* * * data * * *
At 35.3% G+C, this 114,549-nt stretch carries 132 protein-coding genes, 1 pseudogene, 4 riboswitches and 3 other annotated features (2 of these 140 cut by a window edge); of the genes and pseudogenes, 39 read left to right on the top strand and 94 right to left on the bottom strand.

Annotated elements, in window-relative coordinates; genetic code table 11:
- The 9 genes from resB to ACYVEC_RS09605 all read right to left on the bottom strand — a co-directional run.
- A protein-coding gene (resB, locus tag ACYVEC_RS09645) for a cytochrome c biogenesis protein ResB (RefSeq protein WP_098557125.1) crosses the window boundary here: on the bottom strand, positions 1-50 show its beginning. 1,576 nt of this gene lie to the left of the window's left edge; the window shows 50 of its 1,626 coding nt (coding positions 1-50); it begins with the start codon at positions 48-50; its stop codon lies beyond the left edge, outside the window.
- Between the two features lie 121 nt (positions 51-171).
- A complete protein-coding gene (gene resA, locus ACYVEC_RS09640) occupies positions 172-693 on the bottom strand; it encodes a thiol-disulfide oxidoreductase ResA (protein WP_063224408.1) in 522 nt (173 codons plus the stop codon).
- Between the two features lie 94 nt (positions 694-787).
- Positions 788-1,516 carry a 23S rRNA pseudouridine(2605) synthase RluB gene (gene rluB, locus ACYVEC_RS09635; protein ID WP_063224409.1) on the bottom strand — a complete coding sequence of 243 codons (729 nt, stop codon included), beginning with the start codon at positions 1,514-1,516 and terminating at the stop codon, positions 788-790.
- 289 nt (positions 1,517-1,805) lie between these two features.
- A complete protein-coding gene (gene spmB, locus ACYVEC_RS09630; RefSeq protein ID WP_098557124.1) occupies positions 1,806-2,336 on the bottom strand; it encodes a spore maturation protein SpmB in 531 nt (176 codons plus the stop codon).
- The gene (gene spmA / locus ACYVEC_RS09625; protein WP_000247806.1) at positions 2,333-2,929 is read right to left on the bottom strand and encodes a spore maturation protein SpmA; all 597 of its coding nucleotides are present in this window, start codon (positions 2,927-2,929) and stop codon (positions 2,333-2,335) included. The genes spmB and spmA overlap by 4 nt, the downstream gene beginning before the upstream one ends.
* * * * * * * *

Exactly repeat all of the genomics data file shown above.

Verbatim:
At 35.3% G+C, this 114,549-nt stretch carries 132 protein-coding genes, 1 pseudogene, 4 riboswitches and 3 other annotated features (2 of these 140 cut by a window edge); of the genes and pseudogenes, 39 read left to right on the top strand and 94 right to left on the bottom strand.

Annotated elements, in window-relative coordinates; genetic code table 11:
- The 9 genes from resB to ACYVEC_RS09605 all read right to left on the bottom strand — a co-directional run.
- A protein-coding gene (resB, locus tag ACYVEC_RS09645) for a cytochrome c biogenesis protein ResB (RefSeq protein WP_098557125.1) crosses the window boundary here: on the bottom strand, positions 1-50 show its beginning. 1,576 nt of this gene lie to the left of the window's left edge; the window shows 50 of its 1,626 coding nt (coding positions 1-50); it begins with the start codon at positions 48-50; its stop codon lies beyond the left edge, outside the window.
- Between the two features lie 121 nt (positions 51-171).
- A complete protein-coding gene (gene resA, locus ACYVEC_RS09640) occupies positions 172-693 on the bottom strand; it encodes a thiol-disulfide oxidoreductase ResA (protein WP_063224408.1) in 522 nt (173 codons plus the stop codon).
- Between the two features lie 94 nt (positions 694-787).
- Positions 788-1,516 carry a 23S rRNA pseudouridine(2605) synthase RluB gene (gene rluB, locus ACYVEC_RS09635; protein ID WP_063224409.1) on the bottom strand — a complete coding sequence of 243 codons (729 nt, stop codon included), beginning with the start codon at positions 1,514-1,516 and terminating at the stop codon, positions 788-790.
- 289 nt (positions 1,517-1,805) lie between these two features.
- A complete protein-coding gene (gene spmB, locus ACYVEC_RS09630; RefSeq protein ID WP_098557124.1) occupies positions 1,806-2,336 on the bottom strand; it encodes a spore maturation protein SpmB in 531 nt (176 codons plus the stop codon).
- The gene (gene spmA / locus ACYVEC_RS09625; protein WP_000247806.1) at positions 2,333-2,929 is read right to left on the bottom strand and encodes a spore maturation protein SpmA; all 597 of its coding nucleotides are present in this window, start codon (positions 2,927-2,929) and stop codon (positions 2,333-2,335) included. The genes spmB and spmA overlap by 4 nt, the downstream gene beginning before the upstream one ends.